Police identify body found in Susquehanna River Sunday

Lancaster County police and coroner are investigating the death of a person found in the Susquehanna River near Klines Run Park in Lower Windsor Township, Sunday, May 19, 2019. 
John A. Pavoncello photo

Authorities have identified the man whose body was found in the Susquehanna River Sunday.

Manor Township Police Detective Tricia Mazur confirmed the man found Sunday, May 19, was 49-year-old Padam Rizal of the Harrisburg area.

Manor Township Police in Lancaster County said his body was discovered around 8:30 a.m. Sunday.

Padam Rizal. Photo courtesy of Susquehanna Township Police.

Even though York County emergency crews responded there Sunday, Lancaster County has jurisdiction over the river.

Messages left seeking additional information for Lancaster County Coroner Dr. Stephen Diamantoni at his office were not returned by 2:30 p.m. Thursday, May 23.

Susquehanna Township Police in Dauphin County reported Rizal missing on Feb. 22.

In a release from the department, police said he was expected to meet with his family on Feb. 21, but he did not arrive.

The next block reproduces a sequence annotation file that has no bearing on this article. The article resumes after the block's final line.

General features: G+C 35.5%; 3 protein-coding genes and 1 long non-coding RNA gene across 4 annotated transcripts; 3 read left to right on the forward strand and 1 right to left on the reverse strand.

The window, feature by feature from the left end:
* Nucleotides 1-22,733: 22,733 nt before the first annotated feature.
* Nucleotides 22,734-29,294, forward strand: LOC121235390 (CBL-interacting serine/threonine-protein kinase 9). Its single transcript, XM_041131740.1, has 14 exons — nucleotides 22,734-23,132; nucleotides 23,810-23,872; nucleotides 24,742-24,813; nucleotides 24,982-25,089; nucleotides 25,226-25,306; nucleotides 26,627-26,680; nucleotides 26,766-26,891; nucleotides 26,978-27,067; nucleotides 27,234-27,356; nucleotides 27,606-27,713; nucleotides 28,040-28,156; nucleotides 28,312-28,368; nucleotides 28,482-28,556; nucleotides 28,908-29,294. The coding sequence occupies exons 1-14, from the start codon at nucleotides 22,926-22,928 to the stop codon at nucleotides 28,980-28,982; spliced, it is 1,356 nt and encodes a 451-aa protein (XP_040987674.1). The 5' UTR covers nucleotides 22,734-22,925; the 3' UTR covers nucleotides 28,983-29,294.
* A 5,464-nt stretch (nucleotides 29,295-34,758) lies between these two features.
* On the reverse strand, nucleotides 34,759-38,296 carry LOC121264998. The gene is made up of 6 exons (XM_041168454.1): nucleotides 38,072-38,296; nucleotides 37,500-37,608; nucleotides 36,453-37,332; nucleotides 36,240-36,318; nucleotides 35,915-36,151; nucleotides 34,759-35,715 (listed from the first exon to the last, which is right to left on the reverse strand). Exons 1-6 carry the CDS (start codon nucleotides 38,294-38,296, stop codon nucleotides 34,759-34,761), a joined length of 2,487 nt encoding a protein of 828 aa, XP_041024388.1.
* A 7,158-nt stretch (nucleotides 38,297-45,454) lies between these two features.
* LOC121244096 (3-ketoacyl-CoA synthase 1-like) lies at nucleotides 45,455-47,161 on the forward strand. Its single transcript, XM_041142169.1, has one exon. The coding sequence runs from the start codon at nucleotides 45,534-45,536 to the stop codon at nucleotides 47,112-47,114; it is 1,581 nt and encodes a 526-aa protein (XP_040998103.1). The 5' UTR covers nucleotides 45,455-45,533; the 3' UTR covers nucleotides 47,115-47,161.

Rizal's vehicle was found abandoned on the Interstate 83 bridge over the river about 1:30 a.m. Feb. 22.

Rizal served as a commissioner on the Pennsylvania Commission on Asian Pacific American Affairs. The commission, according to its website, ensures the state's government is accessible and accountable to Asian Pacific American communities in the state.

He was one of 30 volunteers appointed by the governor.

The website states Rizal and his family were subjected to ethnic cleansing and were expelled from Bhutan in 1990. Before coming to the United States, he lived in a refugee camp in Nepal, according to the site.

He also founded the Organization for the Hindu Religion and Culture in Harrisburg. On Wednesday, May 22, the organization said on its Facebook page that Rizal was a "dynamic leader" who was a role model to the community.

"He touched everyone that came into contact with him, and he will never be forgotten," the post reads in part.

— Reach Christopher Dornblaser at cdornblaser@yorkdispatch.com or on Twitter at @YDDornblaser.